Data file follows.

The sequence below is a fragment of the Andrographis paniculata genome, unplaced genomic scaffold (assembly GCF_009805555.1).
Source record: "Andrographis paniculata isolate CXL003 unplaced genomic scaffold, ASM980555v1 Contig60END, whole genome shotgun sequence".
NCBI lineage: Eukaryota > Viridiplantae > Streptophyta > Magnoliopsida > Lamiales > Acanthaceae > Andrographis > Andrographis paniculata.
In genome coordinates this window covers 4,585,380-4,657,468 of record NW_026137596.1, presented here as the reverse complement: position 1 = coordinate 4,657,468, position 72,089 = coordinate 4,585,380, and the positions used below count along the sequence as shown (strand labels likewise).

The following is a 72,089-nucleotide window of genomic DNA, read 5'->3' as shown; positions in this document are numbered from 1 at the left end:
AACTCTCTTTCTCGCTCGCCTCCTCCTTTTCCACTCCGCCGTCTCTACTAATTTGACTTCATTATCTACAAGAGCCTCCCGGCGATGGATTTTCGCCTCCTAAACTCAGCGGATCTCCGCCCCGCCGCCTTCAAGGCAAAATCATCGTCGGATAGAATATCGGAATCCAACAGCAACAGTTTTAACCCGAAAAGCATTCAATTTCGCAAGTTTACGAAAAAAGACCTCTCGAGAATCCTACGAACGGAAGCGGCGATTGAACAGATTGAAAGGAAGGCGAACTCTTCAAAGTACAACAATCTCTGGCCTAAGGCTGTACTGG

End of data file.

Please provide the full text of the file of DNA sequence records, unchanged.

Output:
The sequence below is a fragment of the Andrographis paniculata genome, unplaced genomic scaffold (assembly GCF_009805555.1).
Source record: "Andrographis paniculata isolate CXL003 unplaced genomic scaffold, ASM980555v1 Contig60END, whole genome shotgun sequence".
NCBI lineage: Eukaryota > Viridiplantae > Streptophyta > Magnoliopsida > Lamiales > Acanthaceae > Andrographis > Andrographis paniculata.
In genome coordinates this window covers 4,585,380-4,657,468 of record NW_026137596.1, presented here as the reverse complement: position 1 = coordinate 4,657,468, position 72,089 = coordinate 4,585,380, and the positions used below count along the sequence as shown (strand labels likewise).

The following is a 72,089-nucleotide window of genomic DNA, read 5'->3' as shown; positions in this document are numbered from 1 at the left end:
AACTCTCTTTCTCGCTCGCCTCCTCCTTTTCCACTCCGCCGTCTCTACTAATTTGACTTCATTATCTACAAGAGCCTCCCGGCGATGGATTTTCGCCTCCTAAACTCAGCGGATCTCCGCCCCGCCGCCTTCAAGGCAAAATCATCGTCGGATAGAATATCGGAATCCAACAGCAACAGTTTTAACCCGAAAAGCATTCAATTTCGCAAGTTTACGAAAAAAGACCTCTCGAGAATCCTACGAACGGAAGCGGCGATTGAACAGATTGAAAGGAAGGCGAACTCTTCAAAGTACAACAATCTCTGGCCTAAGGCTGTACTGG